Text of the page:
Can You Develop Allergies Later in Life?
Most people get allergies for the first time as a kid. However, they’re not just a childhood problem. If you’re an adult, your sniffling, sneezing, and coughing may be from allergies – even if you’ve never had them before.
Why Do Adults Develop Allergies?
The sudden onset of allergies is frustrating, but common. It’s not always clear why some people develop allergies later in life. Genetics may play a role, as do changes in your immune system over the course of your life. Adult-onset allergies occur most often in people in their 20s and 30s, though it’s possible to develop allergies at any age.
Moving to a new location is one common cause experts agree on. When you move to a new part of the country that has a variety of grass and trees you’ve never been exposed to, there’s a chance you can develop sudden outdoor allergies to your new environment.1
Allergies may also develop as your immune system changes. Your immune system’s tolerance to allergens may wane over time, or with age. You may lose tolerance to an allergen when you lose or reduce your exposure to that allergen.2
For instance, you may have grown up surrounded by your family’s dogs and cats, and you may not have exhibited symptoms during this time. But once you move out and live on your own without pets, your immune system may lose tolerance to the allergens produced by pets. Returning home to see your childhood dog or cat may, sadly, trigger the onset of pet allergic reactions you’ve never experienced before.3
How Common Are Adult Allergies?
About 13.1% of the Singapore population suffers from Allergic Rhinitis (AR)4, characterised by nasal symptoms triggered by substances known as allergens. Doctors don’t know exactly how many adults are diagnosed with allergies for the first time each year but upper respiratory tract infections is the leading condition seen at clinics, accounting for 29% of consultations.5
Allergies are caused when your immune system overreacts to an allergen . Thinking the allergen may be harmful, your body releases a substance called histamine , and it does so in order to help ‘fight’ the allergen. Histamines are what causes respiratory symptoms, red and watery eyes, itching sensations, and more.
How Can You Prevent Adult Allergies?
Sadly, there is no proven way to mitigate or prevent developing allergies in later life, since there’s no predicting which allergens an individual may turn out to be allergic to, or which allergens they may suddenly develop allergies to.6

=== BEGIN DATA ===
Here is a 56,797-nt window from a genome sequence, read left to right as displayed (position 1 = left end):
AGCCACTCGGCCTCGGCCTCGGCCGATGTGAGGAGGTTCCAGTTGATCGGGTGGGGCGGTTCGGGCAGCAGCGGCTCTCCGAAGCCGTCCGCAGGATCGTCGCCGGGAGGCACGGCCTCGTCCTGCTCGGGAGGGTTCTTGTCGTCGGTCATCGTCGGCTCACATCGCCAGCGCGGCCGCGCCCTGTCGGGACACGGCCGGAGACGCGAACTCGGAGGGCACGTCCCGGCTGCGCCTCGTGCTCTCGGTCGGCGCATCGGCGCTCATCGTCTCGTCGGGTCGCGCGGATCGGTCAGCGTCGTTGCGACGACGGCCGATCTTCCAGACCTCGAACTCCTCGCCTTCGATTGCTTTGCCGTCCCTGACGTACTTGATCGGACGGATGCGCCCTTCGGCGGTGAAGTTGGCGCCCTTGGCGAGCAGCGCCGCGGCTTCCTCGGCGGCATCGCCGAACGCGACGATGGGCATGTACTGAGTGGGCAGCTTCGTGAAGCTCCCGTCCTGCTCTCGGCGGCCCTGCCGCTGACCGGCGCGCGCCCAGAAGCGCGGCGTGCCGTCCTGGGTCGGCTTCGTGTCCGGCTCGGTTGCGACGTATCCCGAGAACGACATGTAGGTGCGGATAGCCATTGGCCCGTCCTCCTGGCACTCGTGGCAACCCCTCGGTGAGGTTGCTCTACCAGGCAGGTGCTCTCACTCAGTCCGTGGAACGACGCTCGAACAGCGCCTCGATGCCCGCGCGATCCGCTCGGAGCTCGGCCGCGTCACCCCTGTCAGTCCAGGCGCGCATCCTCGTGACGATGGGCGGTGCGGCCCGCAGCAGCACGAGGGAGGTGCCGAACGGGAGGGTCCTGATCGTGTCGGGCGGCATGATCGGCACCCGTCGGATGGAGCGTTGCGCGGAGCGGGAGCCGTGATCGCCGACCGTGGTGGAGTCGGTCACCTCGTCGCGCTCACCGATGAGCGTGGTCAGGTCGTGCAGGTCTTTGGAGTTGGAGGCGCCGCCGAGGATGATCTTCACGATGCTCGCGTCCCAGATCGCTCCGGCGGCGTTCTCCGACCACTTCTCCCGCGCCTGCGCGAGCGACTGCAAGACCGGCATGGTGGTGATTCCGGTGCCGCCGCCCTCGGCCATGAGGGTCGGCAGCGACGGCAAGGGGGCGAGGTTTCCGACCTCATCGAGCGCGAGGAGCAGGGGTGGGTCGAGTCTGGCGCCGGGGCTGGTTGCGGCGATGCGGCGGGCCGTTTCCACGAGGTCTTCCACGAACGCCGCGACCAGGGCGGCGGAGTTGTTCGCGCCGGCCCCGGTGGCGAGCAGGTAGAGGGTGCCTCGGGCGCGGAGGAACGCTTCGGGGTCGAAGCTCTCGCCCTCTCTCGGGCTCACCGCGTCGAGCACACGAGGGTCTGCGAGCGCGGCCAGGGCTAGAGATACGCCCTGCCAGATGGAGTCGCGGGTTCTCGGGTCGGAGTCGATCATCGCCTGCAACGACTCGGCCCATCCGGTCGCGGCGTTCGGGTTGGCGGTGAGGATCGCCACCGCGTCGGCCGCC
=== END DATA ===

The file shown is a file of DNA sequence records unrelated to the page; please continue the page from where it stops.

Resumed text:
Although it’s not clear why allergies suddenly turn on, it’s important to learn how to manage any new allergy symptoms you encounter. The rules are the same for adults as they are for kids:
- Avoid the allergens whenever you can.
- Take allergy medicines.
- Consider allergy shots (immunotherapy).7
Moreso, to stay healthy, the rule of thumb is, as always:
- To maintain a balanced diet; exercise regularly; and get enough rest.
- Keep a clean and tidy home conducive to your health and your wellbeing. A clean home will also reduce the allergens in your immediate environment.
- Take prescription medication only with your doctor’s approval, and be sure to stick to the appropriate dosage, to keep your immune system functioning normally.7
Is There Treatment for Adult Allergies?
A wide variety of solutions are available for adults to effectively manage your allergies. This often includes use of antihistamines, decongestants, nasal hygiene or saline sprays and nasal corticosteroid sprays. When allergy symptoms hit, testing from your doctor or healthcare professional can also narrow down the cause. Knowing what you’re allergic to can go a long way toward helping you find relief.
A convenient, over-the-counter allergy medication, Clarityn® provides fast-acting, non-drowsy allergy relief for over 200 allergens found in the home and in the outdoors, Be it early in your life or in adulthood, Clarityn® can be your go-to reprieve any time you’re having an allergic reaction.
- Mayo Clinic Q and A: Reasons for developing allergies later in life not always clear. Mayo Clinic. Accessed March 14, 2020.
- Allergy Facts. American College of Allergy, Asthma & Immunology. Accessed March 14, 2020.
- Adult-Onset Allergies. WebMD. Accessed March 14, 2020.
- Management of rhinosinusitis and allergic rhinitis. Accessed March 4, 2022
- What you need to know about allergies in Singapore. Accessed March 4, 2022
- American College of Allergy , Asthma & Immunology: “House Dust Allergy” and “Allergy Testing.” Accessed March 14, 2020.
- All About Nasal Allergies. WebMD. Accessed March 14, 2020.